“We have done more than most police agencies in the State of Washington to combat crime in Snohomish County over the last four years,” Fortney wrote in an email. “There is a crime spike both locally and nationally for numerous different reasons some of which we can control and some I can’t.”
Over 75% of the Snohomish County general fund goes toward public safety. In 2023, the sheriff’s office budget was over $79 million. In the initial 2024 executive budget proposal, that number is set to rise to $87 million. The sheriff’s office increased salaries by 19.5% during Fortney’s term, as a four-year contract was approved by the Snohomish County Council last year. In 2022, the sheriff’s office had 100 openings.
The sheriff’s office still has 106 openings, with two-thirds of those being in the jail. It’s a reflection of a police hiring crunch nationwide.
Both candidates want to see staffing levels rebound.
Johnson’s plan for fixing staffing revolves around investing in staff. She would “prioritize safety, mental and physical well-being” and implement what she calls an “Every Employee” initiative, with tracks for professional growth.
She said she would “strengthen core leadership skills through assessment and mentoring.”
Fortney wrote in an email: “My plan to address these vacancies is to continue to set hiring records at the Snohomish County Sheriff’s Office (to) make up as much ground as possible. All local police agencies are in the same position with staffing needs, but the SCSO has been extremely successful in attracting applicants for all positions.”
He added: “Attrition has remained high but this is not specific to the SCSO, it has hit all police agencies in the State of Washington.”
In the meantime, the Snohomish County Sheriff’s Office recorded 24 murders in 2022, double the number of the previous year.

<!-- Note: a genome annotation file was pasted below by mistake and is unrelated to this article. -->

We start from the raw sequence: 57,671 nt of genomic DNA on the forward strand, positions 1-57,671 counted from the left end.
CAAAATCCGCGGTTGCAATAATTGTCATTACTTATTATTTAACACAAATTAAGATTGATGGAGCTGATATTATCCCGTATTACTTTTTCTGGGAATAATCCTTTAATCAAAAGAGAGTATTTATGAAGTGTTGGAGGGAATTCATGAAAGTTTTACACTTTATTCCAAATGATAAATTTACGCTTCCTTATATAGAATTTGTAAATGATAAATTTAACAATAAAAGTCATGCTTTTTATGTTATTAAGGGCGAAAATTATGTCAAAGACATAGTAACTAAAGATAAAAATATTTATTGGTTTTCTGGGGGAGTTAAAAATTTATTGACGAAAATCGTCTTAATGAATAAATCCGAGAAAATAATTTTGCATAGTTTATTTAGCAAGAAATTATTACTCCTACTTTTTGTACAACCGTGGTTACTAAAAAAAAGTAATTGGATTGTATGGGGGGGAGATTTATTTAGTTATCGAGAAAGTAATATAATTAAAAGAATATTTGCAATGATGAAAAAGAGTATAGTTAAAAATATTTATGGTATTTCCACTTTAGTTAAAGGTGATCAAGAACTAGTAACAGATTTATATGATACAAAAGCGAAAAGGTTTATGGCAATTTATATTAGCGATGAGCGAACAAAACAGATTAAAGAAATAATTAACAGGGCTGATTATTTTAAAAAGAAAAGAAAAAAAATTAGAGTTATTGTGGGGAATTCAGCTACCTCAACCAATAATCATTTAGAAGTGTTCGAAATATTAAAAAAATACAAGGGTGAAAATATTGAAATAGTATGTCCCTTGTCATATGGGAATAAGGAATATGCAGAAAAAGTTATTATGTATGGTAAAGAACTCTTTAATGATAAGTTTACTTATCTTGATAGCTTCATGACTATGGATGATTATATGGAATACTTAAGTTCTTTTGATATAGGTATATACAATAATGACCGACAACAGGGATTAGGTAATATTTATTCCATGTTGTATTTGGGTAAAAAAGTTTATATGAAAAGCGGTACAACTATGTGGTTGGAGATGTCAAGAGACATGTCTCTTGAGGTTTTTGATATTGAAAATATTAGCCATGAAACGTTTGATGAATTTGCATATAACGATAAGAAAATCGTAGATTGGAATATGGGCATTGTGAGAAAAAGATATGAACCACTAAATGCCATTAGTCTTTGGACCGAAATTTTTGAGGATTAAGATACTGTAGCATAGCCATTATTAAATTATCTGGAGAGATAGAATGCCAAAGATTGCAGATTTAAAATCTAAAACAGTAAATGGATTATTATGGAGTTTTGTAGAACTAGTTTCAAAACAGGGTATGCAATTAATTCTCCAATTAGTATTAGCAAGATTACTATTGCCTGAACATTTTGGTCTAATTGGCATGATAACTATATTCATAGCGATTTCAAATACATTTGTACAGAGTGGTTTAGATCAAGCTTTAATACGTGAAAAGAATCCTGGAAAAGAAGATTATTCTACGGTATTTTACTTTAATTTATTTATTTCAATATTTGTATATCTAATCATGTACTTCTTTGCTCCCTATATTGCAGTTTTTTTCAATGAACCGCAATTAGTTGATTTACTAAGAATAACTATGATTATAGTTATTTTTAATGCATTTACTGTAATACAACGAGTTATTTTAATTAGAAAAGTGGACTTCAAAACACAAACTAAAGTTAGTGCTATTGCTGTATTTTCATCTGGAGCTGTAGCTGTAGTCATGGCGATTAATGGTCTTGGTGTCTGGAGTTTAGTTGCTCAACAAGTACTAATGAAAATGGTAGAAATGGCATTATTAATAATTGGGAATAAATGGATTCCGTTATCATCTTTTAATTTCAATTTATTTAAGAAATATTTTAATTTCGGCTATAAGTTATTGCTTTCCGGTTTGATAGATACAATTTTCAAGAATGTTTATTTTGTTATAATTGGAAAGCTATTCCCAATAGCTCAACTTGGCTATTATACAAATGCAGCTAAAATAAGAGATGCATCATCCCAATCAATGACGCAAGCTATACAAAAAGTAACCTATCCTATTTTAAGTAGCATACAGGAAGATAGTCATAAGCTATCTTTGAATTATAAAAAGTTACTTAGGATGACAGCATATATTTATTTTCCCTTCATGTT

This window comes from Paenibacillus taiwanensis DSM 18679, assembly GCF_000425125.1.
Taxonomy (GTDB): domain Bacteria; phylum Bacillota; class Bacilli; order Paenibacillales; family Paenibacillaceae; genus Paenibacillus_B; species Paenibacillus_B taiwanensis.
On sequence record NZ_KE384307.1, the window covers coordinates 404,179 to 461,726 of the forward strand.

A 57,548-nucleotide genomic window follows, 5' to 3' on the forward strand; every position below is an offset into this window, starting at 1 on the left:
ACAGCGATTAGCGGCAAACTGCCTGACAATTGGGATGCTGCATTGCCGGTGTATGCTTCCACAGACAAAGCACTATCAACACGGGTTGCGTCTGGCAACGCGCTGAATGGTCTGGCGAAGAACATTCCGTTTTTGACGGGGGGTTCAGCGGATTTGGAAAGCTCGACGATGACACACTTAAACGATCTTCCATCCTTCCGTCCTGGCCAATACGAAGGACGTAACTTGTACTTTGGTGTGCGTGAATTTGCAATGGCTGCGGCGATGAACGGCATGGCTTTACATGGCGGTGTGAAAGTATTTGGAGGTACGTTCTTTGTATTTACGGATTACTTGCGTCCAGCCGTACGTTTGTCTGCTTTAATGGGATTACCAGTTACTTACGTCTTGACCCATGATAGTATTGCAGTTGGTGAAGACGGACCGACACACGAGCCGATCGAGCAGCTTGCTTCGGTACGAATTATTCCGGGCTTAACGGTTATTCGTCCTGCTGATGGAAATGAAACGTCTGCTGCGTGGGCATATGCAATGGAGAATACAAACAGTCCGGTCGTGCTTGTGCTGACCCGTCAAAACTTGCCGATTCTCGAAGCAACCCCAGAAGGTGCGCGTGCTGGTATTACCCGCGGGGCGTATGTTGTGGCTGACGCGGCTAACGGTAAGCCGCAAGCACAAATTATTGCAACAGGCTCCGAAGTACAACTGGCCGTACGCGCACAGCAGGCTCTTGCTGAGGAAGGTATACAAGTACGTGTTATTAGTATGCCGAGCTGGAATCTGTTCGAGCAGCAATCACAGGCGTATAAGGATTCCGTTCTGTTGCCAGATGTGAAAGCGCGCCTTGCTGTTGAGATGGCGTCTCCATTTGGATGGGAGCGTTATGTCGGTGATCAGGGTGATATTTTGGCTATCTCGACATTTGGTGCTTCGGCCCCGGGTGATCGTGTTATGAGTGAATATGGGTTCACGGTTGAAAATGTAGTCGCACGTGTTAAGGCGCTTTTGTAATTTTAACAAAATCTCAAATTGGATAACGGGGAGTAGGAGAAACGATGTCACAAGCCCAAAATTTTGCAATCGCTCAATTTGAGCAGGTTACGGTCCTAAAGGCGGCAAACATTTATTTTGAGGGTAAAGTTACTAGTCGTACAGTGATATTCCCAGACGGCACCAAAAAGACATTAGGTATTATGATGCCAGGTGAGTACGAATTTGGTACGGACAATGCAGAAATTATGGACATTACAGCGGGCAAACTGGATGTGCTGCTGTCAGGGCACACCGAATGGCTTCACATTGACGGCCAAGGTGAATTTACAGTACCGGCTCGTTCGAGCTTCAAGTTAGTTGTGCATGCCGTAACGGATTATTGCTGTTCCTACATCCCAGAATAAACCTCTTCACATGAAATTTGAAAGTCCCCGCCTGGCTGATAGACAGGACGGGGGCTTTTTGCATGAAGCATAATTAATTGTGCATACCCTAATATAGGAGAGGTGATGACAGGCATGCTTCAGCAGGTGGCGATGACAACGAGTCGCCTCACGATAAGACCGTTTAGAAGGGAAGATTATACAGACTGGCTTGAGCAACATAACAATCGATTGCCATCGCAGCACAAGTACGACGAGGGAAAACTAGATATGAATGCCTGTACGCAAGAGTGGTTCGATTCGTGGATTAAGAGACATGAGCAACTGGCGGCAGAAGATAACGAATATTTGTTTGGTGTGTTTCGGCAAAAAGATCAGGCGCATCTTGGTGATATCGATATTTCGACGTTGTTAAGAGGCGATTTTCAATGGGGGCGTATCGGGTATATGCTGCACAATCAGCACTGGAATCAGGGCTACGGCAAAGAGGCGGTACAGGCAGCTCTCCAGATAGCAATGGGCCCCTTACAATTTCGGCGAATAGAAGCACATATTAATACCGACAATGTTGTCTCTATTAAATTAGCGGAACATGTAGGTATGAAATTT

Assaults, unlawful gun possession and vehicle thefts were up.
Reports of robbery, burglary, and fraud held roughly steady. Vehicle prowling was down.
Those crime stats come from a dashboard compiled by the sheriff’s office — an initiative Fortney said shows a commitment to transparency.
Johnson countered it has taken “a long time for him” to get the stats back up on the website.
“Use of force, demographics, pursuits, collisions — there’s a bunch of things we used to put out that aren’t being put out now,” she said.
‘Just enough staffing’
Ultimately, inroads with local business owners led to the creation of a new Mariner Square substation. The new office space was given to deputies, free of charge, by a building owner. The grand opening was Tuesday.
Johnson said she would keep the substation open.
After an eight-month hiatus, the county reinstated the Office of Neighborhoods in March. Due to budget and staffing concerns, Fortney had temporarily disbanded its three special policing units, assigning deputies to other duties. The program is now housed at the new substation, where deputies help to connect unhoused people to services.
Johnson helped build the Office of Neighborhoods in 2015, she said.
“What I want you and the community to know,” Fortney wrote in an email this month, “is that under my leadership and direction the Snohomish County Sheriff’s Office never stopped enforcing the law and we have even done criminal emphasis patrols for the vast majority of my first term in Office.”
Sixty-eight open positions in corrections remain a pressing problem.
In the past two months, three inmates have died in the county jail.
Johnson would like to see more programs in the jail to help with detox, but also others like skills training.
“We would need to get the staffing back up before we could look at adding more programs,” she said, “because I think there’s just enough staffing in there to manage the daily population.”